This week, I have retained four works downloaded years ago off the original MP3.COM, featuring cellist Reiner Hochmuth and two East-Europpean orchestras. Mr. Hochmuth was featured a few years back in performances of the Haydn cello concertos.
Born in 1743 in Lucca, Italy, Luigi Boccherini began studying the cello at an early age with his father, a double-bass player who had also some knowledge of the cello. At thirteen he was sent to Rome where the well-known cellist G. B. Costanzi
Vinyl’s Revenge stays true to our ongoing look at concertos with a broadcast performance of Dvořák 's cello concerto by Canadian cellist Zara Nelsova (1918 - 2002).
Born of Russian-Jewish parentage in Winnipeg, she studied at London’s Royal College of Music and went on take lessons from Casals, Piatigorsky and Feuermann. She made her concerto debut at age 12 in 1932 in London
The podcast I retrieved from the Vault this week is one of my favorite montages, and one that exceptionally lasts more than 90 minutes.
Before I begin, let me say that I rarely program “repeat works” in these pages, and certainly would avoid programming a major work I discussed only a few weeks ago. However, the circumstances – and the performance – are noteworthy enough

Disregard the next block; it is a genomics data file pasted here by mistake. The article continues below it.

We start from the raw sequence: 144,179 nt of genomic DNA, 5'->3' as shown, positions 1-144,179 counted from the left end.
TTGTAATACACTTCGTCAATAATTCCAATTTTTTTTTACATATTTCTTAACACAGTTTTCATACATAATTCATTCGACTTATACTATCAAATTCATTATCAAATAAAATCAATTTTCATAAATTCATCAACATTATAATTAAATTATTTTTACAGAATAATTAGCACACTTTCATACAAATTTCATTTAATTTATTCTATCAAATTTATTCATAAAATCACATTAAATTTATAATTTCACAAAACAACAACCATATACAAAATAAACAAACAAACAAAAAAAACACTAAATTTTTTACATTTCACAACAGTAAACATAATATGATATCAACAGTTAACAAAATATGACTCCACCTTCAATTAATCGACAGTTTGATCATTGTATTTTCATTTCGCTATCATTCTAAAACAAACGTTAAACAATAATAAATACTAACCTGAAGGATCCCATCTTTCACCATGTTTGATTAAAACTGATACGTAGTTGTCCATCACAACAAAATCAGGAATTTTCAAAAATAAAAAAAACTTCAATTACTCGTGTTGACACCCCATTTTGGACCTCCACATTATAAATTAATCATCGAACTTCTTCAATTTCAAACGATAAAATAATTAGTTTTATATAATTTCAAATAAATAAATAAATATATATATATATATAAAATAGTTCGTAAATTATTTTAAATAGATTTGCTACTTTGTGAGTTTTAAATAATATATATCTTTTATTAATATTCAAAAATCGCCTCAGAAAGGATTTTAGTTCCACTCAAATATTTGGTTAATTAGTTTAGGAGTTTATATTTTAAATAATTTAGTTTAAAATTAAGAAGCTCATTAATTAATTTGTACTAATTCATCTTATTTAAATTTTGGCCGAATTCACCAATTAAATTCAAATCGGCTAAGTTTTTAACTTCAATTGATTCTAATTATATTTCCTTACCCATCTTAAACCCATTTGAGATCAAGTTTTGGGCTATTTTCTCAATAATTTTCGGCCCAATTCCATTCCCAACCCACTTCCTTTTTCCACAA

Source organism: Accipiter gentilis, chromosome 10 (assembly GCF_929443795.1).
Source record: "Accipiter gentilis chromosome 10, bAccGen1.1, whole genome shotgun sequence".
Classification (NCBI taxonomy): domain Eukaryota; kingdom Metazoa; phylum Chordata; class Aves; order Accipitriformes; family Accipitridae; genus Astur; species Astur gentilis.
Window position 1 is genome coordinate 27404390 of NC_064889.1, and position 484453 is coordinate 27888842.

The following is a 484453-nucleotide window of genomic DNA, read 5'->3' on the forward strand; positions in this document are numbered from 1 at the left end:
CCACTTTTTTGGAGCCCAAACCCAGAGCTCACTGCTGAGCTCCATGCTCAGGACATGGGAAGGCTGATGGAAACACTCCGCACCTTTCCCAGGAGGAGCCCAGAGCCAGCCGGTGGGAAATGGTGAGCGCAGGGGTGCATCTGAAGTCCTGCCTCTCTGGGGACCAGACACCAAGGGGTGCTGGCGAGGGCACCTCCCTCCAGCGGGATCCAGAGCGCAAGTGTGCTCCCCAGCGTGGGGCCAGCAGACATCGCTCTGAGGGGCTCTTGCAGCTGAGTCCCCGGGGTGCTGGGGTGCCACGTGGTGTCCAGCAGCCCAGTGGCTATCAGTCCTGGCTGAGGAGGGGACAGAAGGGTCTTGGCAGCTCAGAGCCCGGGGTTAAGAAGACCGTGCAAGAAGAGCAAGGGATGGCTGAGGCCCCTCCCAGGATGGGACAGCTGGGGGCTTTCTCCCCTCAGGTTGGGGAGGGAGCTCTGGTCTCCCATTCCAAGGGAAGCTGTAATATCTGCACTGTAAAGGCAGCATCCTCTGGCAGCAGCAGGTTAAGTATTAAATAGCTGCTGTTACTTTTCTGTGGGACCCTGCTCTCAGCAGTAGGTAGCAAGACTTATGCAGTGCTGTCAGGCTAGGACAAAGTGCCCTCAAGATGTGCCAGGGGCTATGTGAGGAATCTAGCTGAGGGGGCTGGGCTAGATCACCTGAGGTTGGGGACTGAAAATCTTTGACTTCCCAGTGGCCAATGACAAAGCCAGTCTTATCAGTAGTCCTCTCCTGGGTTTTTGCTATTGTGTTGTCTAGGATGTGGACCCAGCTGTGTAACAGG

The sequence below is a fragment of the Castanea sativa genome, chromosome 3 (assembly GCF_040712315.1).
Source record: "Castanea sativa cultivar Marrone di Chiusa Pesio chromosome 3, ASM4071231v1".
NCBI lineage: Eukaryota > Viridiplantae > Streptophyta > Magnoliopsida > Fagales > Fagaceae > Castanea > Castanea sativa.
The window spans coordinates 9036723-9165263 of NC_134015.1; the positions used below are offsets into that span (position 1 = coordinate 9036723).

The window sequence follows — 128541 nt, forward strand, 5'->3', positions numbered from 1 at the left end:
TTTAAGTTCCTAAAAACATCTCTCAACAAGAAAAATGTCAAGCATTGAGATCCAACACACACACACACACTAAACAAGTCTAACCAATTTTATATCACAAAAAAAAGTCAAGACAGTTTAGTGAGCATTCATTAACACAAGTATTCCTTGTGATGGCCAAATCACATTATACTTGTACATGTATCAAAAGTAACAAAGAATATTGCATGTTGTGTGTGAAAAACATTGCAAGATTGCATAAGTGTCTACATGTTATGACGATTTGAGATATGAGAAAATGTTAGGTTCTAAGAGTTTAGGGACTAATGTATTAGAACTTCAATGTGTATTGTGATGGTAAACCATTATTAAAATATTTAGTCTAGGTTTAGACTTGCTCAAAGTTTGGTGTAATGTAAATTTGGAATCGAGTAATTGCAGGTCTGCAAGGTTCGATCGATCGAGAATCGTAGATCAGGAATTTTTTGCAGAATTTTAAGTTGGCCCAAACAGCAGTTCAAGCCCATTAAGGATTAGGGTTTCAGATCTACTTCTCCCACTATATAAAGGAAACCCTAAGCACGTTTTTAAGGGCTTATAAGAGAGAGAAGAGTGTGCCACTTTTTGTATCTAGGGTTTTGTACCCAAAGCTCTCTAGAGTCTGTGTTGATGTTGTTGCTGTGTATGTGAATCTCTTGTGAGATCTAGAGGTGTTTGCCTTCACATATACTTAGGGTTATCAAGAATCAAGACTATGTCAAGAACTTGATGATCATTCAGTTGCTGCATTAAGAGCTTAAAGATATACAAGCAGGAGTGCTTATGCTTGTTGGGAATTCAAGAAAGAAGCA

Updated Apr-11-2015 at 13:23 by itywltmt
As our Holy Week installment of the Tuesday Blog, I chose to program a "bonus" selection from the Podcast Vault which will be posted on our Podcast channel exceprionally for one week only.
This particularpodcast presents two works that pertain to the Biblical events surrounding the Crucifixion. The works span nearly 150 years, from the latter part of the 19th century to the 1930’s.
Updated Mar-31-2015 at 11:28 by itywltmt
For those unfamiliar with our monthly recordings review - If Sound Quality (SQ) and Overall Impression (OI) grades need further context, feel free to visit earlier posts in this series.
Programming Note - In order to program an additional selection from the Podcast Vault for Holy Week next week, I am holding my monthly Chronique du Disque a week early.
My Suggestions for March